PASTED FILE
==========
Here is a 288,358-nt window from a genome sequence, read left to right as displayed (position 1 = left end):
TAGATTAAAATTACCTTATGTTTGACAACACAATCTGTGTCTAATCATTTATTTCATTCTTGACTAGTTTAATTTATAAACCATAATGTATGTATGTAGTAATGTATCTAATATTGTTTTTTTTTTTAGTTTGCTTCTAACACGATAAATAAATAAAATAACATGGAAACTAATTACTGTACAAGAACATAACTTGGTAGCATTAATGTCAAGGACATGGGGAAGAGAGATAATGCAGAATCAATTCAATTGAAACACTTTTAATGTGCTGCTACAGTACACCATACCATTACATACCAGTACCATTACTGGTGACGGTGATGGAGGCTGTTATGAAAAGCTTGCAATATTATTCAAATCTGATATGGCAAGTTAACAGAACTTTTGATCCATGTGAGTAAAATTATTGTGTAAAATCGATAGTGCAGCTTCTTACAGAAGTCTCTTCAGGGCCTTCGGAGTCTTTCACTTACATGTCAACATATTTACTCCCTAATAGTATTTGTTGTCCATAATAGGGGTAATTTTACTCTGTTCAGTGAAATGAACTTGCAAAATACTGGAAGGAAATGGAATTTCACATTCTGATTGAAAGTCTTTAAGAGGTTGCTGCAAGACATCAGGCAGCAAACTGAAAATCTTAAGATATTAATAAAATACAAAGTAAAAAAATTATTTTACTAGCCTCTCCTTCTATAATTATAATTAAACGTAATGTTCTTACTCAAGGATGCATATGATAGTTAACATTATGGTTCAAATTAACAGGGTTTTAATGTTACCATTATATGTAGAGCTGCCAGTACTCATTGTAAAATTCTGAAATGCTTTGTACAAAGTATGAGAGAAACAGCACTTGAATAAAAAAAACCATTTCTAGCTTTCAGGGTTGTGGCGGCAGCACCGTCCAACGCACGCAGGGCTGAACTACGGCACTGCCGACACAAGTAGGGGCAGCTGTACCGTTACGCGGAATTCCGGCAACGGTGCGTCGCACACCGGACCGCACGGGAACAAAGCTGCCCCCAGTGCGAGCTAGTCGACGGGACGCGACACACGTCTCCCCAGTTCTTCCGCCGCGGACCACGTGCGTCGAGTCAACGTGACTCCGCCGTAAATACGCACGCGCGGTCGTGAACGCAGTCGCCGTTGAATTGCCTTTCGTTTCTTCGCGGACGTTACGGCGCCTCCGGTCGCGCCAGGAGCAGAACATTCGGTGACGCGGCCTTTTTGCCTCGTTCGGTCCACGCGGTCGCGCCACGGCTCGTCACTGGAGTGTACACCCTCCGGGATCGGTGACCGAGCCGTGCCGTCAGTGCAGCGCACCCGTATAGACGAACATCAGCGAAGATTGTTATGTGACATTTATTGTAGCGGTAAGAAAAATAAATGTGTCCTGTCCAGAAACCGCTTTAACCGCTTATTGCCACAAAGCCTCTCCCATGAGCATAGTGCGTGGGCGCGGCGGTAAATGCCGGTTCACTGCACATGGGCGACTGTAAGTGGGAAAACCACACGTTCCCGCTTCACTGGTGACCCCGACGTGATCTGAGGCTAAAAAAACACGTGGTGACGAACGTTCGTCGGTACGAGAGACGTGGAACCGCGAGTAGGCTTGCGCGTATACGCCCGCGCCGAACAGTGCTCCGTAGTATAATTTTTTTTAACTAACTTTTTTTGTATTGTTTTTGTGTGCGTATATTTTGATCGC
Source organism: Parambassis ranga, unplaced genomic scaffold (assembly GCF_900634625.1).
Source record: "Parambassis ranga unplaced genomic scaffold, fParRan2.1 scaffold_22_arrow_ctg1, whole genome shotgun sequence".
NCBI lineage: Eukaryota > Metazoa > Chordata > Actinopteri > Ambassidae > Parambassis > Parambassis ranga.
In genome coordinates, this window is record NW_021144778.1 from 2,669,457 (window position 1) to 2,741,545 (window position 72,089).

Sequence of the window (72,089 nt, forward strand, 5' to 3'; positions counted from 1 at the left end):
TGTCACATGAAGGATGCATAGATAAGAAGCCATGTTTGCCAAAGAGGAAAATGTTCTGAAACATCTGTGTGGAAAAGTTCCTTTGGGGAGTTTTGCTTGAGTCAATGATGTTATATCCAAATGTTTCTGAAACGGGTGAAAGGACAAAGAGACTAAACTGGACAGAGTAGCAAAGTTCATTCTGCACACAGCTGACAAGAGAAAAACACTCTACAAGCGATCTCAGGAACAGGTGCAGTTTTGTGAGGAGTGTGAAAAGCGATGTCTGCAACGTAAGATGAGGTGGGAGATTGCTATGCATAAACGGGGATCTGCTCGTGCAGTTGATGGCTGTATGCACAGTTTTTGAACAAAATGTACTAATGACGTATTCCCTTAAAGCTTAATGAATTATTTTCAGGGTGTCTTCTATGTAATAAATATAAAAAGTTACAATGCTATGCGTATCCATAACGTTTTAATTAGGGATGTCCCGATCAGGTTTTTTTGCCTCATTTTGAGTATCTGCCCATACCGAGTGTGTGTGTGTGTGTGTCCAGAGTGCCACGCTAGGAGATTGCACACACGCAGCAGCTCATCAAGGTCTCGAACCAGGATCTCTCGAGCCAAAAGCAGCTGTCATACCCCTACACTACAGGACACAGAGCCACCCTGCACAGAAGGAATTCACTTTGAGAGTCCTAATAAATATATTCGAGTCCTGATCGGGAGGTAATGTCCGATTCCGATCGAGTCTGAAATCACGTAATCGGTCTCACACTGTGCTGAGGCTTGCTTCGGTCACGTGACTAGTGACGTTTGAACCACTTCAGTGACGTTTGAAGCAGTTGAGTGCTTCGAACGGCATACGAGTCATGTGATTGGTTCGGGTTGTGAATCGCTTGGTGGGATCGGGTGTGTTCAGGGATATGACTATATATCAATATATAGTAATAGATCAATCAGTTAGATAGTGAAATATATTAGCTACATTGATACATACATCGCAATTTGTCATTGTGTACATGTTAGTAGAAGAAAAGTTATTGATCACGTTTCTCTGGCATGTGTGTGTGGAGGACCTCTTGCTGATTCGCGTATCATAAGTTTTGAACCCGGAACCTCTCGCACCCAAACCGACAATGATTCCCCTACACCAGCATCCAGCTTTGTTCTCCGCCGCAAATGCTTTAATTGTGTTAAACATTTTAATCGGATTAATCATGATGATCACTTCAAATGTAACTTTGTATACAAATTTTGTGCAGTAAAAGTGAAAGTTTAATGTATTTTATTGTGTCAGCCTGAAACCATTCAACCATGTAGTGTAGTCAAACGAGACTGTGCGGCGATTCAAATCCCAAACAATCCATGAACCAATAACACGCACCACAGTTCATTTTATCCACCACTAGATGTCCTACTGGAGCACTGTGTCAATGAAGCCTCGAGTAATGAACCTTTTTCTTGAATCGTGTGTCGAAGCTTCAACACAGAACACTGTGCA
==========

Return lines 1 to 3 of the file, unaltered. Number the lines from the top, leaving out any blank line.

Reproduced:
Here is a 288,358-nt window from a genome sequence, read left to right as displayed (position 1 = left end):
TAGATTAAAATTACCTTATGTTTGACAACACAATCTGTGTCTAATCATTTATTTCATTCTTGACTAGTTTAATTTATAAACCATAATGTATGTATGTAGTAATGTATCTAATATTGTTTTTTTTTTTAGTTTGCTTCTAACACGATAAATAAATAAAATAACATGGAAACTAATTACTGTACAAGAACATAACTTGGTAGCATTAATGTCAAGGACATGGGGAAGAGAGATAATGCAGAATCAATTCAATTGAAACACTTTTAATGTGCTGCTACAGTACACCATACCATTACATACCAGTACCATTACTGGTGACGGTGATGGAGGCTGTTATGAAAAGCTTGCAATATTATTCAAATCTGATATGGCAAGTTAACAGAACTTTTGATCCATGTGAGTAAAATTATTGTGTAAAATCGATAGTGCAGCTTCTTACAGAAGTCTCTTCAGGGCCTTCGGAGTCTTTCACTTACATGTCAACATATTTACTCCCTAATAGTATTTGTTGTCCATAATAGGGGTAATTTTACTCTGTTCAGTGAAATGAACTTGCAAAATACTGGAAGGAAATGGAATTTCACATTCTGATTGAAAGTCTTTAAGAGGTTGCTGCAAGACATCAGGCAGCAAACTGAAAATCTTAAGATATTAATAAAATACAAAGTAAAAAAATTATTTTACTAGCCTCTCCTTCTATAATTATAATTAAACGTAATGTTCTTACTCAAGGATGCATATGATAGTTAACATTATGGTTCAAATTAACAGGGTTTTAATGTTACCATTATATGTAGAGCTGCCAGTACTCATTGTAAAATTCTGAAATGCTTTGTACAAAGTATGAGAGAAACAGCACTTGAATAAAAAAAACCATTTCTAGCTTTCAGGGTTGTGGCGGCAGCACCGTCCAACGCACGCAGGGCTGAACTACGGCACTGCCGACACAAGTAGGGGCAGCTGTACCGTTACGCGGAATTCCGGCAACGGTGCGTCGCACACCGGACCGCACGGGAACAAAGCTGCCCCCAGTGCGAGCTAGTCGACGGGACGCGACACACGTCTCCCCAGTTCTTCCGCCGCGGACCACGTGCGTCGAGTCAACGTGACTCCGCCGTAAATACGCACGCGCGGTCGTGAACGCAGTCGCCGTTGAATTGCCTTTCGTTTCTTCGCGGACGTTACGGCGCCTCCGGTCGCGCCAGGAGCAGAACATTCGGTGACGCGGCCTTTTTGCCTCGTTCGGTCCACGCGGTCGCGCCACGGCTCGTCACTGGAGTGTACACCCTCCGGGATCGGTGACCGAGCCGTGCCGTCAGTGCAGCGCACCCGTATAGACGAACATCAGCGAAGATTGTTATGTGACATTTATTGTAGCGGTAAGAAAAATAAATGTGTCCTGTCCAGAAACCGCTTTAACCGCTTATTGCCACAAAGCCTCTCCCATGAGCATAGTGCGTGGGCGCGGCGGTAAATGCCGGTTCACTGCACATGGGCGACTGTAAGTGGGAAAACCACACGTTCCCGCTTCACTGGTGACCCCGACGTGATCTGAGGCTAAAAAAACACGTGGTGACGAACGTTCGTCGGTACGAGAGACGTGGAACCGCGAGTAGGCTTGCGCGTATACGCCCGCGCCGAACAGTGCTCCGTAGTATAATTTTTTTTAACTAACTTTTTTTGTATTGTTTTTGTGTGCGTATATTTTGATCGC
Source organism: Parambassis ranga, unplaced genomic scaffold (assembly GCF_900634625.1).